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www.TimesWatch.org


 

The 1,989th CyberAlert. Tracking Liberal Media Bias Since 1996
11:25am EDT, Thursday June 9, 2005 (Vol. Ten; No. 102)

 
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1. Nets Jump on Charge Oil Lobbyist Edited Global Warming "Science"
NBC, MSNBC and CNN jumped Wednesday night on a front page New York Times story, "Bush Aide Edited Climate Reports: Ex-Oil Lobbyist Softened Greenhouse Gas Links," a story based on a disgruntled staffer who went to the left-wing Government Accountability Project, which the Times nicely described as "a nonprofit legal-assistance group for government whistle-blowers." NBC's David Gregory dubbed it simply a "watchdog group." NBC anchor Brian Williams asserted: "Tonight the question, 'Is the administration putting politics above science?'" Like NBC and the New York Times, CNN anchor Aaron Brown presumed there is scientific consensus about the cause and threat of global warming when, in fact, much of the science is in dispute. Brown asked: "Now, are scientific facts subject to change? Apparently, yes." Brown saw "the fox guarding the hen house" before CNN's Suzanne Malveaux stressed how "critics say the Bush administration, in particular, is out of step with much of the rest the world in its refusal to sign the Kyoto climate treaty and also in its focus over questions about global warming."

2. Confronted by Hannity, Rosie O'Donnell Rages Against Bush & Rice
Filling in Tuesday for Star Jones on ABC's daytime show The View, Rosie O'Donnell angrily yelled and screamed at guest Sean Hannity, as he's shown in playing back brief excerpts the last two nights on his FNC program. Amongst O'Donnell's outlandish allegations, she claimed that "Christopher Reeve died without hope because of the religious -- separation -- lack of separation of church and state by this administration. The man died without hope of a cure because of the lack of stem cell research." She repeatedly yelled that Hannity was "delusional" in denying widespread "torture" by the U.S. of prisoners and re-affirmed her charge that George Bush is "a war criminal," arguing that "he should be tried at the Hague." When Hannity pointed out how "50 million people are free because George W. Bush is President today," O'Donnell fired back: "And how many American poor children are dead, fighting a war that was never needed?" And when Hannity suggested Condoleezza Rice as a presidential candidate, O'Donnell clenched her teeth with her eyes bulging as she explained: "That's my head almost exploding. I think she's going to unzip herself and it's going to be Dick Cheney's twin brother."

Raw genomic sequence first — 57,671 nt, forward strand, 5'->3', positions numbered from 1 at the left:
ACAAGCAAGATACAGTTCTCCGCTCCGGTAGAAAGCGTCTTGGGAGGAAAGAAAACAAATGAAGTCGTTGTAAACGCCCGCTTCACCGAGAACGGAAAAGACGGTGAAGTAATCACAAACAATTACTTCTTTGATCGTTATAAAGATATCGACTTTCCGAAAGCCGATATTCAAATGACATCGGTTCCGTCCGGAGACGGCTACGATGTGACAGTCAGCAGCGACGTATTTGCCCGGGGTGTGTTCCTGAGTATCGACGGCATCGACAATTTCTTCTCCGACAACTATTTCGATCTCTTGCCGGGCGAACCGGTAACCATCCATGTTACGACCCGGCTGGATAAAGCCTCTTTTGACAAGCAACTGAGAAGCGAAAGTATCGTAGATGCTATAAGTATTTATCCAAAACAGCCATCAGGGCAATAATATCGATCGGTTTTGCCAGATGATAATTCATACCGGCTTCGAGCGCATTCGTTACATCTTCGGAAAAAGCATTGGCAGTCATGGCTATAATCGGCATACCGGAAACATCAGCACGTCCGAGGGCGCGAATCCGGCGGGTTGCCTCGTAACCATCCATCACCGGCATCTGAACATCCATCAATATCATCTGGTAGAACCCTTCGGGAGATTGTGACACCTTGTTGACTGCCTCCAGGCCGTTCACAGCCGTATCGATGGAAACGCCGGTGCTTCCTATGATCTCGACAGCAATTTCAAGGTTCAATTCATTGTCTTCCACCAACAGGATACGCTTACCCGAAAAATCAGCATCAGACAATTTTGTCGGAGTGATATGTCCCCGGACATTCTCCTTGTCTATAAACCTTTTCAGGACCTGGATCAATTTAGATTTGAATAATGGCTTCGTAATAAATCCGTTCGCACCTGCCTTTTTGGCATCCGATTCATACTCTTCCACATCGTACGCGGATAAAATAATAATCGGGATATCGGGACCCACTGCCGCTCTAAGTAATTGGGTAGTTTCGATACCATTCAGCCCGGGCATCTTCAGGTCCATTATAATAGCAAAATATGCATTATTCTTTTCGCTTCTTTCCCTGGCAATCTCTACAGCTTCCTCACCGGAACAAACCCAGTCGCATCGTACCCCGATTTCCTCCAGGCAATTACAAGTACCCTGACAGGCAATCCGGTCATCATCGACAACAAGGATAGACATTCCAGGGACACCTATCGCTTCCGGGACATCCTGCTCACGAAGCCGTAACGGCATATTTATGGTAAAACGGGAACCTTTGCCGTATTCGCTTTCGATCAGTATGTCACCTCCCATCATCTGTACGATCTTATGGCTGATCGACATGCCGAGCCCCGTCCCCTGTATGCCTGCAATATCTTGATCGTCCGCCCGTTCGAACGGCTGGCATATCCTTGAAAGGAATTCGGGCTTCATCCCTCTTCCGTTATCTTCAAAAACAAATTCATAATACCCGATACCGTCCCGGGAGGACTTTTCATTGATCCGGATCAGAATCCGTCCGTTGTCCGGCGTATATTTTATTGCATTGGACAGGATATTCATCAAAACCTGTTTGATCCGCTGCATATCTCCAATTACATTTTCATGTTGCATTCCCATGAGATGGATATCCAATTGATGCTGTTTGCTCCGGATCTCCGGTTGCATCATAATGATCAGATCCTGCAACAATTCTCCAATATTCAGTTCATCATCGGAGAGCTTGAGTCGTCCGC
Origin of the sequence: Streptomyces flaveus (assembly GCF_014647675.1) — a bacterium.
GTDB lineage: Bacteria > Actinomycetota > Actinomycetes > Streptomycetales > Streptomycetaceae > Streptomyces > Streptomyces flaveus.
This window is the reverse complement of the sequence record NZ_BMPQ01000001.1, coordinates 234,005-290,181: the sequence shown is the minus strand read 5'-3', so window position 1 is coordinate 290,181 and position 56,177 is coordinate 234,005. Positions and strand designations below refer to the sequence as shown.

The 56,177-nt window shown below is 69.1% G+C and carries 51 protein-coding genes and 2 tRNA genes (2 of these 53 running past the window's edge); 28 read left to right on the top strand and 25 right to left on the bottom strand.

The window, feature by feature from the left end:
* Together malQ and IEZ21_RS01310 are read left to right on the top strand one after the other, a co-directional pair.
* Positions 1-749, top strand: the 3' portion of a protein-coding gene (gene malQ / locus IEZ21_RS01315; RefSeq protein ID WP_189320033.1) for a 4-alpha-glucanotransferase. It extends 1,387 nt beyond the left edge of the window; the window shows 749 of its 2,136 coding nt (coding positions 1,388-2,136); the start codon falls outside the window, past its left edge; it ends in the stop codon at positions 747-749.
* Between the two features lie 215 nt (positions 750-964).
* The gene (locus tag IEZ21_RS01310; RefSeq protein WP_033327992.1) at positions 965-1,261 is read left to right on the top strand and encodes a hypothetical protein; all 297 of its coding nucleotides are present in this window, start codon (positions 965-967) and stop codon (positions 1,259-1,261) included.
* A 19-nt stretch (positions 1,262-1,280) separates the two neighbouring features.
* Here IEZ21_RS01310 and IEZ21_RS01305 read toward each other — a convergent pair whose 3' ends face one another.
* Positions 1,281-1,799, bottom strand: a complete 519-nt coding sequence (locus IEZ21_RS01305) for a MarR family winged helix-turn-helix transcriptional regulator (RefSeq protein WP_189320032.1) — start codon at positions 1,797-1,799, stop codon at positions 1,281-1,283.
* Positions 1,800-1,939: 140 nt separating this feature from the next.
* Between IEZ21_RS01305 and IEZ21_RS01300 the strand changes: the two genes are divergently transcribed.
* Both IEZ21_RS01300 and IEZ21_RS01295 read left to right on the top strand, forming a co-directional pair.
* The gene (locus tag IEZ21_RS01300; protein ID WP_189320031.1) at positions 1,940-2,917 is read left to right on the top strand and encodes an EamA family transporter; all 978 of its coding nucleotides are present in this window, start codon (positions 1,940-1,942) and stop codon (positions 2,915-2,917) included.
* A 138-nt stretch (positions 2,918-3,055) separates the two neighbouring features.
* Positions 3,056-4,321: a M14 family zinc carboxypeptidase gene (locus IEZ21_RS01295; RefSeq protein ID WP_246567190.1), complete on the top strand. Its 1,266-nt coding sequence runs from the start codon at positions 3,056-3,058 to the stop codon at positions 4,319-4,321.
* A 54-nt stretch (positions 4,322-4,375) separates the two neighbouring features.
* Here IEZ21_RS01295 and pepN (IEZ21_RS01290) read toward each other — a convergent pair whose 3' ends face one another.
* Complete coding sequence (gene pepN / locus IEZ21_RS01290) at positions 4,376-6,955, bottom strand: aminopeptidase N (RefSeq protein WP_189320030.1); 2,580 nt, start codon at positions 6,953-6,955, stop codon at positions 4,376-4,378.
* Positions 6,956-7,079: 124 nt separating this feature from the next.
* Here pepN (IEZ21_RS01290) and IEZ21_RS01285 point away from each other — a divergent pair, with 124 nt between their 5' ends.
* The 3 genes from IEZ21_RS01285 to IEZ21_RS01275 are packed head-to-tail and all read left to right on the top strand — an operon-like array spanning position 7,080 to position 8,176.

Listen to MP3 audio clip

3. Raines' Premise Kerry Earned Better Grades than Bush Discredited
John Kerry's long-delayed release of his military records this week included, the Boston Globe's Michael Kranish revealed Tuesday, his Yale grades which "show that Bush and Kerry had a virtually identical grade average at Yale University four decades ago." As OpinionJournal.com's James Taranto pointed out Wednesday, that undermines the premise of former New York Times Executive Editor Howell Raines, who in an August 27, 2004 Washington Post op-ed asked: "Does anyone in America doubt that Kerry has a higher IQ than Bush? I'm sure the candidates' SATs and college transcripts would put Kerry far ahead."

4. "Top Ten Ways George Bush Can Regain His Popularity"
Letterman's "Top Ten Ways George Bush Can Regain His Popularity."


 

Nets Jump on Charge Oil Lobbyist Edited
Global Warming "Science"